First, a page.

The impact: This and another study represent the first of multiple trials that will help to define the optimal treatment approach for patients with recurrent/metastatic head and neck cancer.
Dr. Cohen received a Conquer Cancer YIA in 2003 supported by MGI Pharma, Inc. and a 2005 CDA supported by Sanofi-aventis.
At The University of Texas MD Anderson Cancer Center, John V. Heymach, MD, PhD, works to improve survival rates for patients with lung cancer.
The trial: A growing body of evidence suggests that more aggressive treatment with radiation (known as local consolidative therapy) or surgery extends survival for select patients with stage IV non–small-cell lung cancer (NSCLC) when cancer has spread outside the lungs. Patients with stage IV NSCLC whose cancer had spread in up to three different areas were randomly assigned to either maintenance therapy with observation or surgery or radiotherapy and maintenance therapy with observation.
The results: The median progression-free survival was more than three times longer for patients undergoing radiation therapy compared with the maintenance/observation group. Likewise, median overall survival more than doubled in the local consolidative therapy group.
The impact: The findings are important because they support the notion that a small number of metastases outside the lungs represent a unique tumor biology that may be managed effectively with local therapy. This approach is now being tested in phase III randomized trials.
Dr. Heymach received a Conquer Cancer YIA in 2003 and a CDA in 2004.
At Stanford University, Quynh-Thu Le, MD, FACR, FASTRO, leads a team improving treatment for patients with human papillomavirus (HPV) positive head and neck cancer.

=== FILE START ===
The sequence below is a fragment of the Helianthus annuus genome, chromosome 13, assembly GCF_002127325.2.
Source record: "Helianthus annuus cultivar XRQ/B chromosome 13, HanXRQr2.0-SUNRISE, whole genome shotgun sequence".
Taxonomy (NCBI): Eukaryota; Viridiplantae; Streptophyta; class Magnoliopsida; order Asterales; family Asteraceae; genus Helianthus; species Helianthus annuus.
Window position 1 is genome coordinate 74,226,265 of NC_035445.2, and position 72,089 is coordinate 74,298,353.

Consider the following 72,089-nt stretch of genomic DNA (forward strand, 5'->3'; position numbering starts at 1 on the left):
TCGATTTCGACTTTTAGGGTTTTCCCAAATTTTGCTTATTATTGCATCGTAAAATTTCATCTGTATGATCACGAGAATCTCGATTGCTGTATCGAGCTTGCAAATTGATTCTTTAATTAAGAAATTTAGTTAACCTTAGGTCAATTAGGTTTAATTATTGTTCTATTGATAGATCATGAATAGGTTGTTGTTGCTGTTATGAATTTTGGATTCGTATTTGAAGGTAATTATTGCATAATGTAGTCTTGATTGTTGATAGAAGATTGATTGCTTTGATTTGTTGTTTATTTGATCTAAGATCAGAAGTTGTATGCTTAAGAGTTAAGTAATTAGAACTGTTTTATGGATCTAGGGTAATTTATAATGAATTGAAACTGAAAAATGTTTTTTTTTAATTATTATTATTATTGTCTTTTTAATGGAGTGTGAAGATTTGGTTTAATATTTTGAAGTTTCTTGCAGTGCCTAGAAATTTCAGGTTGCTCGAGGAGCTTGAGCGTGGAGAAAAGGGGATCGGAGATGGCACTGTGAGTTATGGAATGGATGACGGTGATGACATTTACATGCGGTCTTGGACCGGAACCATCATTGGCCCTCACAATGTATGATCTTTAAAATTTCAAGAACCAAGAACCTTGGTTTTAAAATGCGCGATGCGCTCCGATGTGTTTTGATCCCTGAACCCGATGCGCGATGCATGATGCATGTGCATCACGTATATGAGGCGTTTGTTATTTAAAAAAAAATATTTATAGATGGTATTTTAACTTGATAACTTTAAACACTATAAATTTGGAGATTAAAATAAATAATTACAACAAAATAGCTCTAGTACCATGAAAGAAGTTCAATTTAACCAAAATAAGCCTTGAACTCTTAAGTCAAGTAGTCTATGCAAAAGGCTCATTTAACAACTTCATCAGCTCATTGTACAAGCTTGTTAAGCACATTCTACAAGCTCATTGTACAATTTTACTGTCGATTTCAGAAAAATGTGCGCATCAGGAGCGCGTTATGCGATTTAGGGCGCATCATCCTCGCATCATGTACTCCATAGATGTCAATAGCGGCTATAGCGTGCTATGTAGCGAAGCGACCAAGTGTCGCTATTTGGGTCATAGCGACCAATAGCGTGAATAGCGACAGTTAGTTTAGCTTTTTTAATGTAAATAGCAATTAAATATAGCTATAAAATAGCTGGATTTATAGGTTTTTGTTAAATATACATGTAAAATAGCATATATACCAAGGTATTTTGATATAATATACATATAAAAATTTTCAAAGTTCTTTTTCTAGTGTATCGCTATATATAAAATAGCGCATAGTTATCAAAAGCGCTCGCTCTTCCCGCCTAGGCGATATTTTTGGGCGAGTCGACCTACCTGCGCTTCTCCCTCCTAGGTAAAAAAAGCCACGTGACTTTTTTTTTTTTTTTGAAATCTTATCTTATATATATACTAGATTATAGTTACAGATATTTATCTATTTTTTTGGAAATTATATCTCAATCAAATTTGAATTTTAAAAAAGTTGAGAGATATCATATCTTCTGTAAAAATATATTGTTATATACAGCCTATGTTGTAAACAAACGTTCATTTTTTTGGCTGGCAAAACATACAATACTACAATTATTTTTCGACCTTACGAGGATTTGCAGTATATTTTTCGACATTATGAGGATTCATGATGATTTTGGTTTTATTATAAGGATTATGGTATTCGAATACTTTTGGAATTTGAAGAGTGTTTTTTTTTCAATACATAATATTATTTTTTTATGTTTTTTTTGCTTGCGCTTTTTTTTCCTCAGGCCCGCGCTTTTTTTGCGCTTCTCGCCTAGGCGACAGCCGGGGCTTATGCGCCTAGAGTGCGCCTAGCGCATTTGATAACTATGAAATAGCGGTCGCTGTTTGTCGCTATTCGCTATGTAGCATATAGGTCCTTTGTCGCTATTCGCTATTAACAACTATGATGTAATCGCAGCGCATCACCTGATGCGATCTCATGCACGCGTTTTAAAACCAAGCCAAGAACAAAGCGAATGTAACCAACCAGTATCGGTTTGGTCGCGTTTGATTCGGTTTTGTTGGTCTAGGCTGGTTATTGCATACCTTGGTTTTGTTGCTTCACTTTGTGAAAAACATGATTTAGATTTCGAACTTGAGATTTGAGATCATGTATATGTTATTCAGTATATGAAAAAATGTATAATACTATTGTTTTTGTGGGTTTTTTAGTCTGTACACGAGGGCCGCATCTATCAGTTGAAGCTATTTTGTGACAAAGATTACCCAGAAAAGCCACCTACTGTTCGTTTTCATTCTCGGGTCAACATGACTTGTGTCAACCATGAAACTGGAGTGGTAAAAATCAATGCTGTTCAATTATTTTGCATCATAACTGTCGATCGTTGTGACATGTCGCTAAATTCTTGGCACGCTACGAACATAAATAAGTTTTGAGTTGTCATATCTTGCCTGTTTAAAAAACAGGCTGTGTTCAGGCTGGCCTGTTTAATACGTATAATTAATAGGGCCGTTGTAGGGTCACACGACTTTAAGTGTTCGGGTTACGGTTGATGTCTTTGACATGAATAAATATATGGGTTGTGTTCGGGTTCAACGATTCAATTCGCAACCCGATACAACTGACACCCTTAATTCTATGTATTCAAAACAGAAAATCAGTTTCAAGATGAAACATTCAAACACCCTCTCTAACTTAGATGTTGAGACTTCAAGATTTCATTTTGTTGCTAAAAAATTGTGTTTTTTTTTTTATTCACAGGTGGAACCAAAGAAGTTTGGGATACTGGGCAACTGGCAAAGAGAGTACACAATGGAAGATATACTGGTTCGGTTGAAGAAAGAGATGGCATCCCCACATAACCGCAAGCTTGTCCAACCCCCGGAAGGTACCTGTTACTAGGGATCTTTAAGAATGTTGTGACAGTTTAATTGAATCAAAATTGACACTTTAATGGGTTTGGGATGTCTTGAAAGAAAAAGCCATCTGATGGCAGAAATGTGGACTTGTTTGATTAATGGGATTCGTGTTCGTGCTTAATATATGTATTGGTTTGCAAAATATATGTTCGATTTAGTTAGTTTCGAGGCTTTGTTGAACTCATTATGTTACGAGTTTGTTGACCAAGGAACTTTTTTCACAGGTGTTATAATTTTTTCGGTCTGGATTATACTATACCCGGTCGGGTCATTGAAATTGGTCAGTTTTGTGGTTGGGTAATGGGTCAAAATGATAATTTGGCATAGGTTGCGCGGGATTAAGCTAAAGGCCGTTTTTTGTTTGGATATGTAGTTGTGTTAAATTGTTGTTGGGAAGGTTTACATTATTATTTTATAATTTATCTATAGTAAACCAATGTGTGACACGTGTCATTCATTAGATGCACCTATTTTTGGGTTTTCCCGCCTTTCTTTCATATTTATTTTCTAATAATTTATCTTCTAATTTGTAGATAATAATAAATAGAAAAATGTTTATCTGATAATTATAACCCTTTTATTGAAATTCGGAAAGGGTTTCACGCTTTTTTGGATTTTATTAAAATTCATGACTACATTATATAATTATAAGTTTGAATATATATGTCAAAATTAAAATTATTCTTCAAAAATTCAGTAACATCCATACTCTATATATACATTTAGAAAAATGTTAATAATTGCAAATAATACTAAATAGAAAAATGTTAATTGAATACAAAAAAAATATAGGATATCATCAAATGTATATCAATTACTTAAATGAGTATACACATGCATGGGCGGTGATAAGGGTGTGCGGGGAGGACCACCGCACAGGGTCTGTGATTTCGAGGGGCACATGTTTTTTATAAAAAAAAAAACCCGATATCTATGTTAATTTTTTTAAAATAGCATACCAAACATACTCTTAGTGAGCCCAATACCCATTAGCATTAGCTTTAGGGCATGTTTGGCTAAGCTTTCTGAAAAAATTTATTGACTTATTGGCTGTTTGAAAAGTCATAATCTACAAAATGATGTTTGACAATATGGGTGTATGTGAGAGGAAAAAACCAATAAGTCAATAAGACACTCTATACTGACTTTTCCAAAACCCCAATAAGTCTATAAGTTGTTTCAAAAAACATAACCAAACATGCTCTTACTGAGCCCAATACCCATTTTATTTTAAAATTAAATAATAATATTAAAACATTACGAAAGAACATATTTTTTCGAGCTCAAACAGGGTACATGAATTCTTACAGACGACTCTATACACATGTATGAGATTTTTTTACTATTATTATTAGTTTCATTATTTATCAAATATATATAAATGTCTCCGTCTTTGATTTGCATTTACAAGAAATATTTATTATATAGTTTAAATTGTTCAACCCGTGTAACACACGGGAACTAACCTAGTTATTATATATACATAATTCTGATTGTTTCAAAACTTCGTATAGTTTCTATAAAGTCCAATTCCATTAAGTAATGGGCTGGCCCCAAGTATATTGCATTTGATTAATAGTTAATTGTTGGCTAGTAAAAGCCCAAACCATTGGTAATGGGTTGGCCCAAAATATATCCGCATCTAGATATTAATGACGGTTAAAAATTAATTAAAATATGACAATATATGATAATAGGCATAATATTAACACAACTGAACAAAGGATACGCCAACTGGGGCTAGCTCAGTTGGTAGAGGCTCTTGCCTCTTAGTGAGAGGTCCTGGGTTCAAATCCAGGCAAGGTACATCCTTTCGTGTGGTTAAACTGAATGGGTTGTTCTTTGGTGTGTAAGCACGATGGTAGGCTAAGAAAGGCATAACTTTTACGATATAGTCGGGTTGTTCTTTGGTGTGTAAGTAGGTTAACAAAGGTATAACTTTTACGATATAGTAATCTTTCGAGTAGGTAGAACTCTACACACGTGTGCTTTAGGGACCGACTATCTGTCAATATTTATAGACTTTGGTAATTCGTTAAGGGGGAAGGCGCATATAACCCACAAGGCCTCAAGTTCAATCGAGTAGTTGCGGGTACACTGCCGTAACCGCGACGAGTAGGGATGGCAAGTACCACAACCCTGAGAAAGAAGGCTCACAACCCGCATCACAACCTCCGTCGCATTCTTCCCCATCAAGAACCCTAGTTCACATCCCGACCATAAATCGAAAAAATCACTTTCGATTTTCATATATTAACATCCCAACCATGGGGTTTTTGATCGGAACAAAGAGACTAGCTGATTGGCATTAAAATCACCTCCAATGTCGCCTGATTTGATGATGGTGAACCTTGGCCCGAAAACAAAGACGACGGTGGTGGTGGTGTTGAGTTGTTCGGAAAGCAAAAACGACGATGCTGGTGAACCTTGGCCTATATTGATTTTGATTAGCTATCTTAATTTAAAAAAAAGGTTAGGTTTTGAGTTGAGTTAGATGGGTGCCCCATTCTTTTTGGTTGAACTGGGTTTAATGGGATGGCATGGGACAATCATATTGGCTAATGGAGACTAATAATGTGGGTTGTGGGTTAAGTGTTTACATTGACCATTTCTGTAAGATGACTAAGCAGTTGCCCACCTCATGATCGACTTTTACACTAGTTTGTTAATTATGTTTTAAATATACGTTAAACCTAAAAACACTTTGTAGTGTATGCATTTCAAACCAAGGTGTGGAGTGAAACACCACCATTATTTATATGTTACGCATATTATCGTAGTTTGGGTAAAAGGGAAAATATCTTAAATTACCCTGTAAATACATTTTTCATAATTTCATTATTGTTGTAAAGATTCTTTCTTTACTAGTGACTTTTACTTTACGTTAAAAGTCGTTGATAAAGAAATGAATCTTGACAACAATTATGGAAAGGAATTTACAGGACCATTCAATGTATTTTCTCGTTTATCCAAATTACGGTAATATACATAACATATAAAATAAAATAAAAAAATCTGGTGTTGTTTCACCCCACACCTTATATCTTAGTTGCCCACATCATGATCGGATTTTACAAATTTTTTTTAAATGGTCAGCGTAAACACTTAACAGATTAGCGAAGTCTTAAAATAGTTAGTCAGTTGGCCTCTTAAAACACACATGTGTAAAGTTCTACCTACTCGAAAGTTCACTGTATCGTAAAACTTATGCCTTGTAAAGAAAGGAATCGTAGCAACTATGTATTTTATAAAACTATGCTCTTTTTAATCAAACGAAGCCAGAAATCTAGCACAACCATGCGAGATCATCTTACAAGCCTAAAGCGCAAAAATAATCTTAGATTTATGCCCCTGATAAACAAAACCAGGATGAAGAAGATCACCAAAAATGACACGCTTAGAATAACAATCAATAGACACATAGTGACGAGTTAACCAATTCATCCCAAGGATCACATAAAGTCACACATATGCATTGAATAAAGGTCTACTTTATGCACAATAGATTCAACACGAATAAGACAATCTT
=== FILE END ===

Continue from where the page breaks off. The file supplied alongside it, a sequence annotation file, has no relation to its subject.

The trial: 805 patients with HPV-positive squamous cell carcinoma were randomly assigned to receive radiotherapy plus cetuximab (n=399) or radiotherapy plus cisplatin (n=406).
The results: Data showed that the combination of radiation and cetuximab led to worse outcomes than the combination of radiation and cisplatin , with five-year estimated survival at 77.9% in the cetuximab group compared with 84.6% for the cisplatin group.
The impact: The outcomes of this and another trial have defined cisplatin plus radiotherapy as the standard of care in patients with HPV-positive squamous cell carcinoma.
Dr. Le received a Conquer Cancer CDA in 2002.
A panel of experts in different oncology subspecialties, as well as cancer prevention, quality of care, and health disparities develop Clinical Cancer Advances. Also in the report is ASCO's 2020 priorities for cancer research to accelerate progress against cancer. The research priorities identified by ASCO address vital, unmet needs and help fill knowledge gaps in areas critical to improving patient care.
Conquer Cancer grants funded these researchers at various stages of their careers. Unless noted in the published study, the projects highlighted in this report do not reflect direct funding from Conquer Cancer or the donors who supported the grants.